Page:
I've got a real mystery here with my timing belt. I had just replaced my (TAC) throttle actuator control and PCM and the car was running fine. No codes, smooth idle, and good power. I pulled it into the shop to replace the timing belt (68K).
As I was turning over the engine with a wrench on the crankshaft to line up the marks, I got resistance about half a revolution through and the engine wouldn't continue to turn over by just using the wrench.
The marks weren't close to being lined up yet, so I made the fatal mistake of using the starter to roll over the engine to get the marks close. Well, I probably bent the valves in the process and it was a stupid mistake, but at the time it didn't even cross my mind that the marks wouldn't line up. I mean I had just driven the car.
Anyways, as I line up the camshaft marks with each other, the crankshaft is about 5 teeth off, roughly 90 degrees. I mean it's not even close.
And yes, I know the crank revolves twice for every time the cams rotate once.
Well, I've never had this happen before. How the heck did the car run? The original belt I'm taking off isn't broken nor missing teeth nor does it have any oil on it. It looks really good.
I'm the original owner of the car and have never had any trouble with the timing belt and this is its first replacement.
After I realized my probable mistake, I put on the new timing belt anyways. I lined up the timing marks properly after taking off the old belt. Once lined up and with the new belt on, the engine rotated freely all the way around with a wrench as it should.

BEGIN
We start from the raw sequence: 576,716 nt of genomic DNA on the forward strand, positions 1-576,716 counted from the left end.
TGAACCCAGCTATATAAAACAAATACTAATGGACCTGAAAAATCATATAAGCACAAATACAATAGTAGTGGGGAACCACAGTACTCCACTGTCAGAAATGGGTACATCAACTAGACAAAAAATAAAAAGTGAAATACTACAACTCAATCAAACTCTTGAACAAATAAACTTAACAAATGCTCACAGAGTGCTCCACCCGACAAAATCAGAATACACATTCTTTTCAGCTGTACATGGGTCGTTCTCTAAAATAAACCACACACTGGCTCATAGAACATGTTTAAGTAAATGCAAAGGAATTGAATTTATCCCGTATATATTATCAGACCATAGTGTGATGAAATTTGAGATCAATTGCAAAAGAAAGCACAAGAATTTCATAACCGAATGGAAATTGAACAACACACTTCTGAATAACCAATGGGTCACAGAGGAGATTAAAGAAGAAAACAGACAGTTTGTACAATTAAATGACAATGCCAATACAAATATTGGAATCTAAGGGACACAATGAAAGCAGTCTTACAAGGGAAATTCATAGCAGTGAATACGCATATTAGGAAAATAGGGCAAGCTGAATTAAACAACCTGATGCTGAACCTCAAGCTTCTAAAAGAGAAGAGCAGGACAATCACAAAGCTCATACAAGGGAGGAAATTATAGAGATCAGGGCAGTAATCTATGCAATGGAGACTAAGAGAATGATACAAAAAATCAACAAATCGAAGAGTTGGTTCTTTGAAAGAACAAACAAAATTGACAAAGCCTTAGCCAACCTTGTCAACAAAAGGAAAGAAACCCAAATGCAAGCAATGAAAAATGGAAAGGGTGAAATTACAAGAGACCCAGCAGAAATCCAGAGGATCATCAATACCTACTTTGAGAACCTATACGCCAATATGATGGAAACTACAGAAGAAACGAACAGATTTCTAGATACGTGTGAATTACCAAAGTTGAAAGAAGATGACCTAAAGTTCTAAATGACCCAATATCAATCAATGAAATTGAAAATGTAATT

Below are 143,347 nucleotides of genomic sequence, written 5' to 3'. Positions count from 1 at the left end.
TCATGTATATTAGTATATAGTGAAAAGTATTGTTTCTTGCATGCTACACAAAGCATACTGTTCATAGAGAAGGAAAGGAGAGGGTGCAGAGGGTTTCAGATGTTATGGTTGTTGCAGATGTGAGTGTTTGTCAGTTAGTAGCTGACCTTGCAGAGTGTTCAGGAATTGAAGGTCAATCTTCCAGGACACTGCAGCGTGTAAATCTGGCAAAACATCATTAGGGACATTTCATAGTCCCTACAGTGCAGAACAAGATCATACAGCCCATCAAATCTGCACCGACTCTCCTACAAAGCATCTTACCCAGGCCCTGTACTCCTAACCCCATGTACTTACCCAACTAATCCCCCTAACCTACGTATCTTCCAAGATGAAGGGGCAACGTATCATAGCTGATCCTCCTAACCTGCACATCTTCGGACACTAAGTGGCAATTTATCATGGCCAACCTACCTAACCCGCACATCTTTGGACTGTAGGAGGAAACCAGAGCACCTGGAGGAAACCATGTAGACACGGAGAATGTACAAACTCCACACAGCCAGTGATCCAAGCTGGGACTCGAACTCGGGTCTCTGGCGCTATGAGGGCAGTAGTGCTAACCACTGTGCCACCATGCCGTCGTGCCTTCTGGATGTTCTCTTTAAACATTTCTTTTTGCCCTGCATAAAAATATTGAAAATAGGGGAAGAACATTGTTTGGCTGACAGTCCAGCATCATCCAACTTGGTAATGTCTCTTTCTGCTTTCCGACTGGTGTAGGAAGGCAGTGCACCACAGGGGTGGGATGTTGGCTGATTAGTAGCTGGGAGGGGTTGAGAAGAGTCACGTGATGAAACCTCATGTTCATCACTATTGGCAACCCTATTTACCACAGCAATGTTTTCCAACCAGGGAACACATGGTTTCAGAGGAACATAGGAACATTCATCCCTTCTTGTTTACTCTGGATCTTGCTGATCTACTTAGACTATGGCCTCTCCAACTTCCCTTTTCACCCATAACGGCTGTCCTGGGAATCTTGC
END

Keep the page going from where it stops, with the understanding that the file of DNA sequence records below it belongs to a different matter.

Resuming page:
I hoped I might have gotten lucky and tried starting it, but no, the car wouldn't start. It just turns over. I have spark and fuel pressure.
So my next step is going to be a compression test. Assuming my compression is next to nothing in one or more cylinders because of bent valves, I'll remove the head and examine the valves.
But how in the world was the timing of the original belt off in the first place when the car was driving fine. The only possible explanation I've heard so far, is that the crank bolt and the serpentine belt pulley held tension on the crankshaft timing belt pulley, and that when I loosened the crank bolt to remove the serpentine belt pulley, that tension was released from the crankshaft timing belt pulley and allowed it to move.
Any ideas. I'm at a loss.